Timothy Spall and Colm Meaney star in this drama chronicling the events preceding the 2006 St. Andrews Agreement, which brought peace to Northern Ireland.... More
"Today's headlines can make it tough to believe in the possibility of peace between warring factions. Yet this is just what happened only 10 years ago, when the Democratic Unionist Party and Sinn Féin (the political party of the Irish Republican Army) signed the St. Andrews Agreement, bringing peace to Northern Ireland after nearly 40 years of violence. The Journey dramatises the negotiations that led to the Agreement — negotiations that transpired not in some hallowed hall but, rather, in a minivan traversing the Scottish countryside.
"Protestant minister and DUP leader Ian Paisley (Spall) and Sinn Féin MP Martin McGuinness (Meaney) are arch-enemies, each deeply involved in the Troubles, which have long plagued Northern Ireland. They've both agreed to participate in the British-organized talks in St. Andrews, Scotland, but many doubt their capacity to bury the hatchet. Paisley has to break from the talks to attend his golden wedding anniversary, and when rain forces him to fly out of Edinburgh instead of a nearby airport, McGuinness comes along for the ride. What neither knows is that their seemingly innocent driver (Freddie Highmore) is a British agent, the van is bugged, and a very nervous Tony Blair (Toby Stephens) is watching in desperate hope that these old antagonists can settle the matter during the afternoon detour." (Toronto International Film Festival)Hide
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BY Aaron Yap Flicks Writer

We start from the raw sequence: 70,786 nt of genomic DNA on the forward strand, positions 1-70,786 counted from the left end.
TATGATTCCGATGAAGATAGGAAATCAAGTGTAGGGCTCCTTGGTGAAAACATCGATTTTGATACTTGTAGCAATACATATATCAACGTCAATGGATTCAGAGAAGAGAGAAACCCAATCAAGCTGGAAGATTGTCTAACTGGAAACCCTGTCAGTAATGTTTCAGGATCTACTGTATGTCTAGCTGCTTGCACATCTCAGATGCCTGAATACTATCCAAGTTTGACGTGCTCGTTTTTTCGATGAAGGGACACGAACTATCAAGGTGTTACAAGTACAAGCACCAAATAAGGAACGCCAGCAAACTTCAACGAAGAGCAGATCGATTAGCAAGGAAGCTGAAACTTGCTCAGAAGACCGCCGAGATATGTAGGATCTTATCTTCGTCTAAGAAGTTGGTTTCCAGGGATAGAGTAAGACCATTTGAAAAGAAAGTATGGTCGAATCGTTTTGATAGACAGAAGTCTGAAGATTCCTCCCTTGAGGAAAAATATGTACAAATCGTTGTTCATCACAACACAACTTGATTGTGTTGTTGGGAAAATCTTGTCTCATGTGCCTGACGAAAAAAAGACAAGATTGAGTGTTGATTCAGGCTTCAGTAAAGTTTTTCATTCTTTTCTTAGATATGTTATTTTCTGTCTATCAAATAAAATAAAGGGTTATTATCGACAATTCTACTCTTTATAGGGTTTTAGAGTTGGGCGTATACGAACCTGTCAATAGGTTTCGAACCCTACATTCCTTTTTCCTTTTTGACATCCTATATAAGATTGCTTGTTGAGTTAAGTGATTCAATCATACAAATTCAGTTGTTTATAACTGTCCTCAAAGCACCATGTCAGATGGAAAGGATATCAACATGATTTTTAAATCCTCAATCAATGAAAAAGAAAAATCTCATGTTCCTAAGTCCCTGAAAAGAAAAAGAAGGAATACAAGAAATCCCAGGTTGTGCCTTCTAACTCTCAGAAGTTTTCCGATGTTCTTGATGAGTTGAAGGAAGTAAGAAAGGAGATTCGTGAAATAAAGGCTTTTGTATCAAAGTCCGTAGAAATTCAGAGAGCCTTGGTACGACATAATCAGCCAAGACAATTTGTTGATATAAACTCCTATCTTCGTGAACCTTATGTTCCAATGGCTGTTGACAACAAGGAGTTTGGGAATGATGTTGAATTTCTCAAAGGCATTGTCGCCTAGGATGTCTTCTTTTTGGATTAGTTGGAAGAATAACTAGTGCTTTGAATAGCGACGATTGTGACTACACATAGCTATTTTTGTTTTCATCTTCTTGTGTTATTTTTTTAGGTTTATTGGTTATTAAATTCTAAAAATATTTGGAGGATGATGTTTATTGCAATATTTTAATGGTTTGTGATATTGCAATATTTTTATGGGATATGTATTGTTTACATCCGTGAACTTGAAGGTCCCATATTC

The Journey is basically the feature-length version of the rabbi-priest-atheist weed-smoking video that was doing the viral rounds a few months ago. It shares with that clip a not-unwelcome idealistic notion that individuals with wildly clashing beliefs are able to find common ground through a bit of good ol’ civil discourse.... More
Here, Nick Hamm’s likeably droll, if all-too-pat and unchallenging, film speculates how two real-life enemies, Democratic Unionist Party leader Ian Paisley (Timothy Spall) and Sinn Féin politician/former IRA chief of staff Martin McGuinness, came to forge a peace agreement that ended the Troubles in Northern Ireland. More amusingly, and adding a shade of poignancy to the proceedings, is the knowledge that both also enjoyed a friendship so strong the media dubbed them “the Chuckle Brothers”.
Hamm and writer Colin Bateman contrive the shit out of the scenario, which begins at a historic summit in Fife, Scotland, then finds the pair riding in the backseat of a car to Belfast where Paisley’s 50th wedding anniversary is about to start. In addition, there’s a young MI5 agent (Freddie Highmore) who’s under stealthy direction by his boss Harry Paterson (John Hurt) to play the affable, ice-breaking chauffeur.
The ensuing exchange is unsubtly written but engagingly varied: marriages, Samuel L. Jackson, The Exorcist and Bloody Sunday are all somehow covered, inching their initial ribbing and heated bickering toward a moment of empathy and understanding. Spall’s interpretation of Paisley is perhaps too over-the-top, especially with the distracting prosthetic buckteeth, to convince. But The Journey still makes for a fine buddy-road movie, revelling in the delight of watching slivers of humanity seep through the blood-thick hatred of a long-raging war.Hide